January 14, 2005

Fr. Justin DuVall elected archabbot
of Saint Meinrad

By Sean Gallagher and Mary Ann Wyand

SAINT MEINRAD—On Dec. 31, the last day of the year in which they celebrated the 150th anniversary of the founding of their monastery, the Benedictine monks of Saint Meinrad Archabbey elected Father Justin DuVall as only the ninth abbot and sixth archabbot to lead the 110-member monastic community in southern Indiana.

Archabbot Justin, a 53-year-old native of Toledo, Ohio, succeeds Archabbot Lambert Reilly, 71, who announced last spring that he would resign on Dec. 15 after serving nine years as the monks’ spiritual and temporal leader.

During a press conference on Jan. 3, Archabbot Justin said, “At the time of the election, I was … stunned is not an inaccurate word. I’m probably still running on some adrenaline, in fact, [and will be] for a while.

“Saint Meinrad, as you know, has been very blessed,” he said. “Right now, I’m taking one day at a time and seeing how things go. … Fortunately, too, I believe that the monks are understanding about this. I think that they know that any new abbot needs a certain amount of time to adjust. I sense a tremendous amount of understanding and support from the community, and that helps a great deal.”

Archabbot Justin said he is “faced with a happy task of finding out how we can best use the blessings that have come to Saint Meinrad. Many of those are already given a direction by the endeavors that are underway.”

The new leader of Saint Meinrad Archabbey entered the monastic
community’s novitiate in 1973, professed his solemn vows in 1977 and was ordained to the priesthood in 1978.

For 11 years starting in 1984, Archabbot Justin served as prior, second in leadership in the monastery, and from 1996 until his election as archabbot, he was the provost-vice rector of Saint Meinrad School of Theology.

He served as associate dean of the School of Theology in 1995-96. After completing graduate studies in library science, he was assistant librarian at the archabbey library from 1979-93.

The election was carried out in accord with centuries-old Benedictine traditions. Following celebration of a votive Mass of the Holy Spirit to seek guidance and wisdom, all solemnly professed monks of the monastery gathered in the community’s chapter room.

Benedictine Abbot Peter Eberle, president of the Swiss-American Congregation, of which Saint Meinrad Archabbey is a member, presided over the election.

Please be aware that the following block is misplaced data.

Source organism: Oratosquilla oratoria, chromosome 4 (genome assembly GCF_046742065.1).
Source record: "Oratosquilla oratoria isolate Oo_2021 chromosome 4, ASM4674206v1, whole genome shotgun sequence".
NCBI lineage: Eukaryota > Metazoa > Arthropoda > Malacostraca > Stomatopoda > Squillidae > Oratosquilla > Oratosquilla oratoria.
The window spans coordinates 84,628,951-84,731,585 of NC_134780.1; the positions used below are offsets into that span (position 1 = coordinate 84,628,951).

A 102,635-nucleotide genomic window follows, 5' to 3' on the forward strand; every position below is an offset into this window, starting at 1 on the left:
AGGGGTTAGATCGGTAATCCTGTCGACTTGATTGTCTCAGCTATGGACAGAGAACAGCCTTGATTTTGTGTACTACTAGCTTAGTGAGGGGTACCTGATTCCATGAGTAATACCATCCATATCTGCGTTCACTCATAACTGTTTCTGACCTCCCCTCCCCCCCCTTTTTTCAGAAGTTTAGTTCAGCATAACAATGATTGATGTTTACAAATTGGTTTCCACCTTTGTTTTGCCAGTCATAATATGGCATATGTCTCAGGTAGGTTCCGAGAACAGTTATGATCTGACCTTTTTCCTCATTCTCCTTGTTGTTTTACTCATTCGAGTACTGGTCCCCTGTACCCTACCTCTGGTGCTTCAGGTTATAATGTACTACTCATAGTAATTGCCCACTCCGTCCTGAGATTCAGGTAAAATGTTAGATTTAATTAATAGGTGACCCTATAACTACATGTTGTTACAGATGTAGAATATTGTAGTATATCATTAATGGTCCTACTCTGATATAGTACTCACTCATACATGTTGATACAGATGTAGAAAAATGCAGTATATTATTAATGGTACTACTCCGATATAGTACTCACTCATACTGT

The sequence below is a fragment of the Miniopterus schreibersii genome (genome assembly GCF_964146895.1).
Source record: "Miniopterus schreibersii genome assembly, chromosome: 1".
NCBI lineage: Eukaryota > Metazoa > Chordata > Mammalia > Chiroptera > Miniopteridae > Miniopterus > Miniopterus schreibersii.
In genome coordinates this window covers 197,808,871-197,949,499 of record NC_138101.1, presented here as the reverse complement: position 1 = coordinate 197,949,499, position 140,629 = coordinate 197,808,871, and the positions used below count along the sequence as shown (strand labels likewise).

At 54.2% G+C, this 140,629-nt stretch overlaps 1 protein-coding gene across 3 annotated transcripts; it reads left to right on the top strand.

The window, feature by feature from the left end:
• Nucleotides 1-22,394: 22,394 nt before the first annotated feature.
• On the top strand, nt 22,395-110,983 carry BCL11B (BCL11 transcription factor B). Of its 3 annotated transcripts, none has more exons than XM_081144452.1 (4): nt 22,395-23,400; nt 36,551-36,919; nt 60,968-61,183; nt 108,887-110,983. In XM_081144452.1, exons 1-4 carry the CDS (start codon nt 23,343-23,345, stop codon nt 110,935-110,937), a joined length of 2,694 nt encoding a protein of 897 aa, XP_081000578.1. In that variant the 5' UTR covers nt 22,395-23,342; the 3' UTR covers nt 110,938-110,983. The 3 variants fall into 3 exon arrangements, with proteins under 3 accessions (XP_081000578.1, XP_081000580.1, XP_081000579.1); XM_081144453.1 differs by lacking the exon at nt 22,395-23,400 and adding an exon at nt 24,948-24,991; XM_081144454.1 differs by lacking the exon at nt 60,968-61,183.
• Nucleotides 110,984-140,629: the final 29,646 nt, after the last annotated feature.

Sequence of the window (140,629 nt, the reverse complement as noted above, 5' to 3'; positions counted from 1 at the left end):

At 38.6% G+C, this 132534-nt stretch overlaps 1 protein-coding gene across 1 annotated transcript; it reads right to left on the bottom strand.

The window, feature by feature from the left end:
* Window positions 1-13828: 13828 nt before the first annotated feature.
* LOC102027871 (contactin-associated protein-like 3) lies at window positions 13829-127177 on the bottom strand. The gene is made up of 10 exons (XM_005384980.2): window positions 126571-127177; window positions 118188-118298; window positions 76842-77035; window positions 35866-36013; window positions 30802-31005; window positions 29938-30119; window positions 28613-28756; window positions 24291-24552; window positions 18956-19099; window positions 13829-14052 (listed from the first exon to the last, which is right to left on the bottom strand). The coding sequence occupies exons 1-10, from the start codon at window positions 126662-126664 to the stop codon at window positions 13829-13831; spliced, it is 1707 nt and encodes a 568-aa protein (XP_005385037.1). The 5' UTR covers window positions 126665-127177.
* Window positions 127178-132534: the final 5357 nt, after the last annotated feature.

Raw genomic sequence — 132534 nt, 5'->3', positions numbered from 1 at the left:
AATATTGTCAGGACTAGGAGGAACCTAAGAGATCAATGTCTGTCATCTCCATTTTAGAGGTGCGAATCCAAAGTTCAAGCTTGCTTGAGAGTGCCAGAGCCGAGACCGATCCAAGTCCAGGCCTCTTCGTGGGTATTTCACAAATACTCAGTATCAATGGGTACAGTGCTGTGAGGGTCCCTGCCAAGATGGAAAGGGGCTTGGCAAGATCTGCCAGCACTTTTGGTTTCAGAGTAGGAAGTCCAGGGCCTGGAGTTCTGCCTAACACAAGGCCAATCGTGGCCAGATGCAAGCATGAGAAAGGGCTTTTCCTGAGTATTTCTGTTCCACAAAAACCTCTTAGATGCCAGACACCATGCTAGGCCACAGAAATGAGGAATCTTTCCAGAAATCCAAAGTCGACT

The secret voting process by 92 of the archabbey’s monks started at 9 a.m. on Dec. 31. After one hour and 25 minutes, the Saint Meinrad Archabbey Church bells were tolled to announce the election of the new archabbot.

Archabbot Justin assumed his new office immediately upon his acceptance of his election by his fellow monks.

Upon his acceptance, he was invested with a pectoral cross, a symbol of his office.

He will receive the remaining signs of his office—a ring, miter and crosier—as part of his abbatial blessing during a Mass scheduled on Jan. 21, the Solemnity of St. Meinrad. Archbishop Daniel M. Buechlein will be the principal celebrant.

Mary Jeanne Schumacher, director of communications for the archabbey, said the former archabbot will continue to travel widely as a leader of retreats, missions and days of recollection.

The Benedictine monks of Saint Meinrad educate priests, permanent deacons and lay ministers at their School of Theology as well as operate Abbey Press, which markets inspirational gifts and publications, and Abbey Caskets, which sells simple wooden caskets and cremation urns to the public.

Archabbot Justin said about 14 monks from Saint Meinrad serve in pastoral ministry at archdiocesan parishes in central and southern Indiana.

“I think that does represent a commitment to the archdiocese,” Archabbot Justin said. “We do have monks who serve in other dioceses. … I don’t foresee any drastic change in the immediate future in those staffing positions. We have very good relations with the dioceses in which we already have monks stationed. I hope to get to know a little better the bishops in those dioceses. I foresee the relationship remaining solid between Saint Meinrad and those dioceses.”

Archabbot Justin said his predecessor, Archabbot Lambert, always used to say, “You’re too good not to get better.”

That advice will no doubt inspire the monks in the days and weeks ahead as they continue their ministries with their new spiritual and temporal leader. †

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